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The Garden Party

3.9 of 5 stars 3.90  ·  rating details  ·  3,275 ratings  ·  224 reviews
Very early morning. The sun was not yet risen, and the whole of Crescent Bay was hidden under a white sea-mist. The big bush-covered hills at the back were smothered. You could not see where they ended and the paddocks and bungalows began. The sandy road was gone and the paddocks and bungalows the other side of it; there were no white dunes covered with reddish grass beyon ...more
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Published June 21st 2009 by Ebookslib (first published 1922)
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Lynne King
When I was going through my “Bloomsbury period” about twenty years ago, I read everything I could about the “central members”, and as a consequence Katherine Mansfield came into the equation through being a friend of Virginia Woolf. I read biographies about the former which I loved as she appeared to be such an interesting and gifted person; and I particularly enjoyed the biography by Antony Alpers which delves into many other aspects of her somewhat short tragic life, including “her final searc ...more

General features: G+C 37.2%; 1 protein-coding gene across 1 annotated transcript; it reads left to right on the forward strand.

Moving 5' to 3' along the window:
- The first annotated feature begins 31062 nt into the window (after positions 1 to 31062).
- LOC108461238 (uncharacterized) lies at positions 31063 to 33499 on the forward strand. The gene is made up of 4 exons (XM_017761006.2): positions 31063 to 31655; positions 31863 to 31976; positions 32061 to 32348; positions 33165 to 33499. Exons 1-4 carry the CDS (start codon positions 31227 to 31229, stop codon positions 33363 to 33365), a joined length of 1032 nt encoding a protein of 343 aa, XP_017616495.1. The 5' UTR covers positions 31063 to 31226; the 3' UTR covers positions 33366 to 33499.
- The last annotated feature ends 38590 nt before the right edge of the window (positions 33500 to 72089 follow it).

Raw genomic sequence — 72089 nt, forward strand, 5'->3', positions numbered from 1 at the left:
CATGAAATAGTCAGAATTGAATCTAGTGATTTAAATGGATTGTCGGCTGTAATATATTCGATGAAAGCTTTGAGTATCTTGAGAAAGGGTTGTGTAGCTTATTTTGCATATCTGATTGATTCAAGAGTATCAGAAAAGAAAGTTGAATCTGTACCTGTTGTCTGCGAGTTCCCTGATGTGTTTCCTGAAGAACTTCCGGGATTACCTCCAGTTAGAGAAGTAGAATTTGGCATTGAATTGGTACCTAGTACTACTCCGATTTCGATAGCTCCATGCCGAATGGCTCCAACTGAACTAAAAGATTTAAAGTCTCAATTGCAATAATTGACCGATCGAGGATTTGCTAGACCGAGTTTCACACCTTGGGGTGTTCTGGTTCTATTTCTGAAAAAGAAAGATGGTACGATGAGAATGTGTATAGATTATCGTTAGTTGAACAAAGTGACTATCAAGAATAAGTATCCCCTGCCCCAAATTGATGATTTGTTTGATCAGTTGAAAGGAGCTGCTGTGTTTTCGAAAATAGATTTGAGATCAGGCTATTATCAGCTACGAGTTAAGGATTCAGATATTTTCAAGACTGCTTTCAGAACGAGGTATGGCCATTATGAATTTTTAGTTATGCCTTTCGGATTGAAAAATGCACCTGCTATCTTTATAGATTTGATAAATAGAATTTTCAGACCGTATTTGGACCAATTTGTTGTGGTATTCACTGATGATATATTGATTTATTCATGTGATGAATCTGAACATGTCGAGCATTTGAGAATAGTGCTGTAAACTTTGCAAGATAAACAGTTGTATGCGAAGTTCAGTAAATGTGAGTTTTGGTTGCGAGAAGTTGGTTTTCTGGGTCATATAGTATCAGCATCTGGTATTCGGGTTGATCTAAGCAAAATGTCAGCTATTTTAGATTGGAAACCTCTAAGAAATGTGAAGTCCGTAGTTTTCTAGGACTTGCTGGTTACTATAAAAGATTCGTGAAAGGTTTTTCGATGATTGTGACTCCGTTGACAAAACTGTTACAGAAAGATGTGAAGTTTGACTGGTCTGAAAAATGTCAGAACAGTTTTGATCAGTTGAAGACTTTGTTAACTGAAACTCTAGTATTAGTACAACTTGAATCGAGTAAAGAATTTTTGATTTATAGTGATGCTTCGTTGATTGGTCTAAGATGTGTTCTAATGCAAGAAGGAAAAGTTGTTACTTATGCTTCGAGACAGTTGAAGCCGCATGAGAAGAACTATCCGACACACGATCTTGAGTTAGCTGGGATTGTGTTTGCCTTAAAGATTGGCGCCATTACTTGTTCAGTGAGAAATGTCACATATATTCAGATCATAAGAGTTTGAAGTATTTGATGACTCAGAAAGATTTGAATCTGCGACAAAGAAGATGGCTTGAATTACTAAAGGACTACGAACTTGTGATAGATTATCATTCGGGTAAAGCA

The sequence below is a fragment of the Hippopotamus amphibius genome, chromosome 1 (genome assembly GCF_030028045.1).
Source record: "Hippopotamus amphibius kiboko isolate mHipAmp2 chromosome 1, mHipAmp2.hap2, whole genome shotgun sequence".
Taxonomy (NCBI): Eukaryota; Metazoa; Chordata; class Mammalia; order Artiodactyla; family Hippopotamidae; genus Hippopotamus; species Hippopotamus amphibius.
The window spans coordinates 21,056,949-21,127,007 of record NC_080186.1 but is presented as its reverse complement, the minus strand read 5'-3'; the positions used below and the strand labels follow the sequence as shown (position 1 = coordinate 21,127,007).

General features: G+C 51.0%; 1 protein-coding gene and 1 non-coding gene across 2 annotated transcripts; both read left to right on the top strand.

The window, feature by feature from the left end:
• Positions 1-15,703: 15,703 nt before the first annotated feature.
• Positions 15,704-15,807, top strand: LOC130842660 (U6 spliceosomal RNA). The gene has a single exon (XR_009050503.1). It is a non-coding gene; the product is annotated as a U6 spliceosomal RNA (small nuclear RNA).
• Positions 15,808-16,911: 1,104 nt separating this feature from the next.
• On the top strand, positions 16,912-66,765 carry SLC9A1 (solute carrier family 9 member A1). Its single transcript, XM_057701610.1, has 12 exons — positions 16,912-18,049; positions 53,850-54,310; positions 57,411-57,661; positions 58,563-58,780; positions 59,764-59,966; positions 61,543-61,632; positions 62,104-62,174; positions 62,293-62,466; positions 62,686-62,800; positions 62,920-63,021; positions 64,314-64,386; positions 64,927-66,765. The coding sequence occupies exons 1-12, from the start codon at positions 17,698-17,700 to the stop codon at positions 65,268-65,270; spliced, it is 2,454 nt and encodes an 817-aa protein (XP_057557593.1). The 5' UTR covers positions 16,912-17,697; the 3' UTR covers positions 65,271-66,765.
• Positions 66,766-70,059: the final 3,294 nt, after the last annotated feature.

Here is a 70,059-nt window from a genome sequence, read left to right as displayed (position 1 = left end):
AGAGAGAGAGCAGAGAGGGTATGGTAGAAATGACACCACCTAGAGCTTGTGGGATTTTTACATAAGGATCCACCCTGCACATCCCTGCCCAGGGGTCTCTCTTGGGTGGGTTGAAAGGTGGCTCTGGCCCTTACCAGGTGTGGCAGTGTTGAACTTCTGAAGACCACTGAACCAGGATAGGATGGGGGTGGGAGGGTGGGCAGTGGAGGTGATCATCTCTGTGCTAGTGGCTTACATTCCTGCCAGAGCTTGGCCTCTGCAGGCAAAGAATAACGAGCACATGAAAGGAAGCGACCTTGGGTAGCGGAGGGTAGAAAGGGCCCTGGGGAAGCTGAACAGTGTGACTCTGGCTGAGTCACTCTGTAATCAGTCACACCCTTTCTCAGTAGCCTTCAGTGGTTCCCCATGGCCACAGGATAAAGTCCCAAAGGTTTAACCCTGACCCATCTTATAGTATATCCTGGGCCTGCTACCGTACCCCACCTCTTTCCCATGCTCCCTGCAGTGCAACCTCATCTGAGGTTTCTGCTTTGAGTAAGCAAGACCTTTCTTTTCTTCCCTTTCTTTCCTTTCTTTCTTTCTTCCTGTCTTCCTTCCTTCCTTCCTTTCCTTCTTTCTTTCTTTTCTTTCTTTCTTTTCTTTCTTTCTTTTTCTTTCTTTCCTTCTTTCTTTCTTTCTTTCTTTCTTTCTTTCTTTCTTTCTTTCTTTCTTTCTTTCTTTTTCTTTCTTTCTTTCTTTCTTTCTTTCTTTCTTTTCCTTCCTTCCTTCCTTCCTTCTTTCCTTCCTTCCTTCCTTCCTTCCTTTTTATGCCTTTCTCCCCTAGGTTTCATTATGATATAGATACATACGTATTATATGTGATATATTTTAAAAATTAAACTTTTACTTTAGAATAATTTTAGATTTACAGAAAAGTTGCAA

Paul Bryant

I read that D H Lawrence once wrote to Katherine Mansfield

You are a loathsome reptile - I hope you will die.

(Thank you, Lynne). Ah, the people I have often wished to say the same thing to! (Not you, of course, never you!) But I am not made of such stern stuff as DH. Anyhow, I did not think Miss Mansfield was a loathsome reptile. Quite the reverse – she was a beautiful reptile. She had a cool gaze which swept insight and judgement over this human race of ours, the parts that she knew anyway, and
'Short stories' doesn't seem like the right word for this collection. Instead they seem more like impressionistic scenes. They're short descriptions of events with a keen eye on personal detail as a substitute for long exposition. One of these 'stories' is a depiction of a country market, with stands of stacked curiosities and yawping salesmen. But there are some stories which are little more than conversations or days in a family's life.

Mansfield shows things. She does not tell you whether a c
Christy B
Oh, Katherine Mansfield, where have you been all my life?

I'm no expert on this type of writing, but I know beautiful stuff when I read it. With 15 stories crammed into this small volume, I felt immensely involved with the characters of all of them. To me, none of the stories had a real beginning, nor end. It was as though you were just plopped into a certain character's life on just any old day and were observing them. You witnessed their emotions, listened to their thoughts and sometimes observ